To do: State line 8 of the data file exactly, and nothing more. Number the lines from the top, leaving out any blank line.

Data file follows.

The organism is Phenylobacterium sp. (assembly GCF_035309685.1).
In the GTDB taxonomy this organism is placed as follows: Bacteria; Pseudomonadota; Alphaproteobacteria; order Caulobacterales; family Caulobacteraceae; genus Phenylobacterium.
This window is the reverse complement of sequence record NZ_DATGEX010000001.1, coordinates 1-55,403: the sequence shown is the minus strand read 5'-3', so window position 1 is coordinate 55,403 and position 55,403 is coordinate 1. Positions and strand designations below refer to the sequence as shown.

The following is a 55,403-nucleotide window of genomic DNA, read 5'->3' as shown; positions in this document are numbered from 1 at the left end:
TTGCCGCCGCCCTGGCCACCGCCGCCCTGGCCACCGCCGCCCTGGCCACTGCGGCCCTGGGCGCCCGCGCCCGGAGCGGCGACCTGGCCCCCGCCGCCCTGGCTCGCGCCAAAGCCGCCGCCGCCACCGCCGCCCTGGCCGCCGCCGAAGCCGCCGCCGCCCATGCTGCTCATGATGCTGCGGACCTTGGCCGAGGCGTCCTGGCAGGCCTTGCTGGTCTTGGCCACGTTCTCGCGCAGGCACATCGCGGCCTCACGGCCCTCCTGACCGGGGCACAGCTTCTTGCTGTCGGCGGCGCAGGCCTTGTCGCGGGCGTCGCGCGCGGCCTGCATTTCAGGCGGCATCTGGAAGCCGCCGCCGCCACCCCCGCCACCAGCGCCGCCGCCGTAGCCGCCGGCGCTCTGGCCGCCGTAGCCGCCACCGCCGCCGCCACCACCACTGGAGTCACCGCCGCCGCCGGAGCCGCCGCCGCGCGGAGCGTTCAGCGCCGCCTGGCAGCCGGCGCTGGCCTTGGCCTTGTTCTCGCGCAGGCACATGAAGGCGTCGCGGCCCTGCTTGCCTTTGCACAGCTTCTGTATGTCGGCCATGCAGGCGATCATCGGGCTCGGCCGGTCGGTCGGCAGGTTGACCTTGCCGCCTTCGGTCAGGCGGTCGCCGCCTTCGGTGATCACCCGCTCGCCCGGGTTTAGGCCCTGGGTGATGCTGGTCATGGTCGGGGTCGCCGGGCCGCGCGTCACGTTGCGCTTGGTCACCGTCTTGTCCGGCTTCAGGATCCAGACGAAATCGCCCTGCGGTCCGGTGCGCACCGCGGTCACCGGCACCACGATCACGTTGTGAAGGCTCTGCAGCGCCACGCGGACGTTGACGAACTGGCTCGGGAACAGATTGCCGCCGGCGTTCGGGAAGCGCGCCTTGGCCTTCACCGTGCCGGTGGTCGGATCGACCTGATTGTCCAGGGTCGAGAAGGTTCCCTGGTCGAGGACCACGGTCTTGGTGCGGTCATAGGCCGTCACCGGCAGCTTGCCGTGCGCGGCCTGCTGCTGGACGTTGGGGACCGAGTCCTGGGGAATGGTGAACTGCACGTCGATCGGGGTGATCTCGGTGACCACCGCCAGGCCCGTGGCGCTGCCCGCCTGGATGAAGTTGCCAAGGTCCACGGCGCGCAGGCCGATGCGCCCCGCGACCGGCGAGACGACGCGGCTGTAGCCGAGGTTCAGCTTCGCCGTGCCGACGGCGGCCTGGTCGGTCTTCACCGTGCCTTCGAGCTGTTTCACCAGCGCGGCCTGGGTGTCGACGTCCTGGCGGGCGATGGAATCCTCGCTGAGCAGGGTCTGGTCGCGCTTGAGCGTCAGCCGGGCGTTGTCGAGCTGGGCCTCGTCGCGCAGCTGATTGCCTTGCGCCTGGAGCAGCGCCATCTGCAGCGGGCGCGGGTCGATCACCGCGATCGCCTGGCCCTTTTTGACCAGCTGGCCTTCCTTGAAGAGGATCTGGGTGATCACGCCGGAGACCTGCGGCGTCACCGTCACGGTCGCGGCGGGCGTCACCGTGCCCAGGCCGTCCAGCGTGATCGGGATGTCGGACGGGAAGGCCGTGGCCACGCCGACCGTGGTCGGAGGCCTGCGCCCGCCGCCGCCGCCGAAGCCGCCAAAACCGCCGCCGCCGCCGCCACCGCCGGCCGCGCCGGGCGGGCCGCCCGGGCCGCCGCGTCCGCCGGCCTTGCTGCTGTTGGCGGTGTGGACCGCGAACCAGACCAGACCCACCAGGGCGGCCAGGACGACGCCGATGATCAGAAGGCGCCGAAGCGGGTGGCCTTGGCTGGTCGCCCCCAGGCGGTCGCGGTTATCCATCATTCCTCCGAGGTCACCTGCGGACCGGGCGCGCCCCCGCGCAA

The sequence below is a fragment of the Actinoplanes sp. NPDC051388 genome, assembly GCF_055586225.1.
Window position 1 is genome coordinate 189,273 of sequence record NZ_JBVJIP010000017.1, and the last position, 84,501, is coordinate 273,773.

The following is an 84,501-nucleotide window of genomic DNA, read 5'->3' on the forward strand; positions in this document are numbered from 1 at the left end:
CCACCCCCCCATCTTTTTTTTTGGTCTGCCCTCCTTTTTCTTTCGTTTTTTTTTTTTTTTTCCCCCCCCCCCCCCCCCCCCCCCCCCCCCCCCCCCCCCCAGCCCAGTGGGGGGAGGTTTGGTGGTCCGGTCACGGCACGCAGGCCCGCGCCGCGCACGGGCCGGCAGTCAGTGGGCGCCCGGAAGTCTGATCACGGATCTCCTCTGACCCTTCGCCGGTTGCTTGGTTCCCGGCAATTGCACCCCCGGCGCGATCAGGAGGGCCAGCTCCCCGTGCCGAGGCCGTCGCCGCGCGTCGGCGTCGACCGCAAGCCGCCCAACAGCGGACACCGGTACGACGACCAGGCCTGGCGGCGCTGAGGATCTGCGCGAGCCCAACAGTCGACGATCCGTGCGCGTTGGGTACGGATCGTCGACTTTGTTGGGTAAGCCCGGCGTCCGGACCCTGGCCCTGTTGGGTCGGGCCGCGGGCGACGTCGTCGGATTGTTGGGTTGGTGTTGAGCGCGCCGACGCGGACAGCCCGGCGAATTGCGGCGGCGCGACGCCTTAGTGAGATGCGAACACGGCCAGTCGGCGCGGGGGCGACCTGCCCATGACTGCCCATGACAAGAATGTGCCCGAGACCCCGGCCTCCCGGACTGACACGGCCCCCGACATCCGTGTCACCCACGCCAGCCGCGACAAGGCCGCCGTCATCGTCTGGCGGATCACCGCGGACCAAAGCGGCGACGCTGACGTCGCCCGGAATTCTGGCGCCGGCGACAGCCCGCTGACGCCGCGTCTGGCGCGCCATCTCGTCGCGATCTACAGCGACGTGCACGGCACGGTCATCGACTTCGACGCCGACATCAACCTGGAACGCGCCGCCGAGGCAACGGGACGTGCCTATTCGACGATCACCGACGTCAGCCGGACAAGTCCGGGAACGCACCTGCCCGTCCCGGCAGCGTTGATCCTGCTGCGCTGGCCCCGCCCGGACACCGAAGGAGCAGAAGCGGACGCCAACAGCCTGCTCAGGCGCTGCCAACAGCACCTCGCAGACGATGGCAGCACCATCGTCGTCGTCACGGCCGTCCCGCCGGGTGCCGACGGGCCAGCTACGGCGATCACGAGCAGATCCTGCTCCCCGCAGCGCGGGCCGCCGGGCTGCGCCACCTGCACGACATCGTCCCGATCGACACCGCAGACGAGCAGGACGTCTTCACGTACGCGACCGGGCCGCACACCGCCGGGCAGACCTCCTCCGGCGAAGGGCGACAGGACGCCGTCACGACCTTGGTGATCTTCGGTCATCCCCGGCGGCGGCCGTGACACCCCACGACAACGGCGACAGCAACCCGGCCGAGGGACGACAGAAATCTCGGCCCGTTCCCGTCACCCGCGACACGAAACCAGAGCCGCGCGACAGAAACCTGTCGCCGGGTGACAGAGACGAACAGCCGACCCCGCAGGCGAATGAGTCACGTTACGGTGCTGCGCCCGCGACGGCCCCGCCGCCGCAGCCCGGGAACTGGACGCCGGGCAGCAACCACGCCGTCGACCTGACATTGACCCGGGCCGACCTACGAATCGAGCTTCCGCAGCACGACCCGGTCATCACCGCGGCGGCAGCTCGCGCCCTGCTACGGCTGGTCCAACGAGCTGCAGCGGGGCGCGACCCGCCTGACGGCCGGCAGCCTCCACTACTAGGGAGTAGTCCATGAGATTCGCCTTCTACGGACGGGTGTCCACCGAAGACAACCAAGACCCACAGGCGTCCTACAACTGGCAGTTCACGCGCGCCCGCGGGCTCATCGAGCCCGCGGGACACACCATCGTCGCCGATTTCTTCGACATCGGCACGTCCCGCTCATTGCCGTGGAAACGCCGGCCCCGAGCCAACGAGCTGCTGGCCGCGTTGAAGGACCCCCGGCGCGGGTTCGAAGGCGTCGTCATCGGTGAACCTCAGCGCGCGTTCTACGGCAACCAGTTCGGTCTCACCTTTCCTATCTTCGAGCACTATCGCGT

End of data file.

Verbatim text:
The following is an 84,501-nucleotide window of genomic DNA, read 5'->3' on the forward strand; positions in this document are numbered from 1 at the left end: